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    alan1 USMB Mod Staff Member Supporting Member

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    Voting to strike down a law passed by congress is not in and of itself activism. If the law is unconstitutional, then the Supreme Court is supposed to strike it down, that's their job.
     
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  5. Coyote
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    Coyote Varmint Staff Member Senior USMB Moderator Gold Supporting Member

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    But if it's done excessively?

    The article I referred to put it into context as follows:


     
  6. Oddball
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    Oddball BANNED Supporting Member

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    Well, I'd say that congress has been legislating excessively the last several decades.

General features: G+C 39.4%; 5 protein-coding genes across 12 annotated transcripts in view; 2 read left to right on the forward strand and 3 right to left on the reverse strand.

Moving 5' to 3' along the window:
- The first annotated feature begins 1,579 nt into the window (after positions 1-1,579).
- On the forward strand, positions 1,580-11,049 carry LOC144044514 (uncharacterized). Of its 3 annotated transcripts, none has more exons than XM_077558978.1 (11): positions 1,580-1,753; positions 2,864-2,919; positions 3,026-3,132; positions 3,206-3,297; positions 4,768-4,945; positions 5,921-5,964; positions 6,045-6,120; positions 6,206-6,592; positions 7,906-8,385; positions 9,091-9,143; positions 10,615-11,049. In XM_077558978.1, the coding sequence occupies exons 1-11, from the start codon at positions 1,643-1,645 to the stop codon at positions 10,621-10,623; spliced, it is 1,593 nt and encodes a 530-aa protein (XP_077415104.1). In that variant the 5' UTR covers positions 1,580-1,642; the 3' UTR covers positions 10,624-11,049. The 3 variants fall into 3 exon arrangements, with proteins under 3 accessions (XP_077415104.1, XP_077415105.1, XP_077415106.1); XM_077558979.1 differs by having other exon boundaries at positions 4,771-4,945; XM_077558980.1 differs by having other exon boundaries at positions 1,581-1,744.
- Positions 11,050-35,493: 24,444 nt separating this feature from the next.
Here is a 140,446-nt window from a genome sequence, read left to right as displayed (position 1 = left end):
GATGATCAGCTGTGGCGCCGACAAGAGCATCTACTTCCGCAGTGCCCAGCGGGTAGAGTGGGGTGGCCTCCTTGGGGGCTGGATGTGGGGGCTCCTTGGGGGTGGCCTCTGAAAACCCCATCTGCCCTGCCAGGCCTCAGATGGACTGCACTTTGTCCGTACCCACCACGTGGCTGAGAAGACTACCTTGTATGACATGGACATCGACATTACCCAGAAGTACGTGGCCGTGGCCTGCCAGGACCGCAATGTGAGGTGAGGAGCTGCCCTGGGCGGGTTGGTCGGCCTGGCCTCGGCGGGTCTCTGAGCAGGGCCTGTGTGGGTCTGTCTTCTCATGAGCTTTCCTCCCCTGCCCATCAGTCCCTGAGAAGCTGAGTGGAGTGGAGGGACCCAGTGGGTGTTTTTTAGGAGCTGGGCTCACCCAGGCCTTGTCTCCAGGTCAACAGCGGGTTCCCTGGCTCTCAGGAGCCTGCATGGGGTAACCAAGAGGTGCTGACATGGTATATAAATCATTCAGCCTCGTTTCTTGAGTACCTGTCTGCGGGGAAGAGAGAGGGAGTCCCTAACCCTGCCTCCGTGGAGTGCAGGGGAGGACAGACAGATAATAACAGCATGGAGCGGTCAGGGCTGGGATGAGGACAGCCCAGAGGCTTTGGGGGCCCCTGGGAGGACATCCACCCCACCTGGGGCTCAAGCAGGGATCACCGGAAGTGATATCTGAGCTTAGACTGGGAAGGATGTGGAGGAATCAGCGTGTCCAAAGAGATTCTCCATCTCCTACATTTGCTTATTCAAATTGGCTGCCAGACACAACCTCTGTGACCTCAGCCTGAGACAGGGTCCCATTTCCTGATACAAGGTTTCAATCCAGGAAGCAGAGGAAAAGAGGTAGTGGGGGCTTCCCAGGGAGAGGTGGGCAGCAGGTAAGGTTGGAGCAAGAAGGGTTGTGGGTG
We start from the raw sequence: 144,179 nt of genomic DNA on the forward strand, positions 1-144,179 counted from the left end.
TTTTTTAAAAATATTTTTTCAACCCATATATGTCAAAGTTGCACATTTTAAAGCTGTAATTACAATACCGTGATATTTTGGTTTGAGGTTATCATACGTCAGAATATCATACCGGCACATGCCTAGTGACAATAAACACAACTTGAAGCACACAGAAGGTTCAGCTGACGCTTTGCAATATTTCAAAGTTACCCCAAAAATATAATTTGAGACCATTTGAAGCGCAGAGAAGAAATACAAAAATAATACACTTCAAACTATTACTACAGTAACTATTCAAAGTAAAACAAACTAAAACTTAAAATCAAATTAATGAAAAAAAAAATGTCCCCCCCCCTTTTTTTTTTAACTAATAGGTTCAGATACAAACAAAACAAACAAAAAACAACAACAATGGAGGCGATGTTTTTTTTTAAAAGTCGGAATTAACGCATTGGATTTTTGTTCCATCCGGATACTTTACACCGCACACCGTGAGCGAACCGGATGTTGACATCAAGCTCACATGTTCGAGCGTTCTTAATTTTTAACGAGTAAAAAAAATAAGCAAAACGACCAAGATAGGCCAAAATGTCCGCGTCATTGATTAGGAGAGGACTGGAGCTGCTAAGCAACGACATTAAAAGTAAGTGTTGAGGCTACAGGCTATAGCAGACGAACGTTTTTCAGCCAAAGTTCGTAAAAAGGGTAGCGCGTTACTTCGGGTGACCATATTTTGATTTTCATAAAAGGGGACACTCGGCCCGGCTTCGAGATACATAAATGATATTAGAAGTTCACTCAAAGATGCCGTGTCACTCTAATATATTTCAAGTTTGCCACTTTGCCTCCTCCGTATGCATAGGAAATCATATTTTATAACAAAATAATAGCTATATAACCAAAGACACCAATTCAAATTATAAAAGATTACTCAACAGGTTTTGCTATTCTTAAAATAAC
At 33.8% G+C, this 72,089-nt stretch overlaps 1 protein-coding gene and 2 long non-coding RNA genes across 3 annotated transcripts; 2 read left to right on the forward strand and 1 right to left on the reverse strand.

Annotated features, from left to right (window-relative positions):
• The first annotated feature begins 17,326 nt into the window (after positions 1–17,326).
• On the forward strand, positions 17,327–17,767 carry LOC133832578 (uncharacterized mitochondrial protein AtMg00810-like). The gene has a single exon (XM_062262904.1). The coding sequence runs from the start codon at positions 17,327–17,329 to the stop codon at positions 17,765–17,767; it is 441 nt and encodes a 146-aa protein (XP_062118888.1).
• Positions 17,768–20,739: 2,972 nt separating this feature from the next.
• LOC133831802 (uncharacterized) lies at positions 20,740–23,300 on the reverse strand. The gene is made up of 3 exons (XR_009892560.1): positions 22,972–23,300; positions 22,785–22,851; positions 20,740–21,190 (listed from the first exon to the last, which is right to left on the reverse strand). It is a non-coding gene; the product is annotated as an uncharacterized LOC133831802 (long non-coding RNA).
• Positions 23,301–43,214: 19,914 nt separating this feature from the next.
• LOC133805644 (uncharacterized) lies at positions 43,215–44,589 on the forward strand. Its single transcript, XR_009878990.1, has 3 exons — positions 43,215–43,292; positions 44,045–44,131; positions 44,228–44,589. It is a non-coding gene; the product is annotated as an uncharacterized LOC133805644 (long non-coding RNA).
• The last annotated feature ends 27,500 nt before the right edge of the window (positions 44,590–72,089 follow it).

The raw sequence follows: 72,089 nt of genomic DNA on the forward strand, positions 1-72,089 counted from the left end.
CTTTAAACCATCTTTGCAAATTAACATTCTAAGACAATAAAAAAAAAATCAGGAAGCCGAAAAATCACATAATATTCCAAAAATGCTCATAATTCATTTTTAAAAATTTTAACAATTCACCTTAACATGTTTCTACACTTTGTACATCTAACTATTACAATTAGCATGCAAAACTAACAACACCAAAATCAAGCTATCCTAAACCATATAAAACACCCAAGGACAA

Could've used a little of that "judicial activism" in the Kelo case.
     
  7. Citizen
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    Citizen Active Member

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    The Constitution clearly limits the powers of Congress, so anytime they overstep their constitutional bounds it is the responsibility of the Supreme Court to invalidate their actions.

    Also the Constitution clearly spells out the powers granted Congress in Article 1, Section 8, while Article 1, Section 10 spells out the powers frobidden to the States, and the 10th Amendment clearly states that "The powers not delegated to the United States by the Constitution, not prohibited by it to the States, are reserved to the states respectively, or to the people."

    Just in case anyone is not familiar with the powers granted to Congress, they are as follows:

    The Congress shall have power to lay and collect taxes, duties, imposts, and excises, to pay debts and provide for the common defense and general welfare of the United States; but all duties, imposts and excises shall be uniform throughout the United States;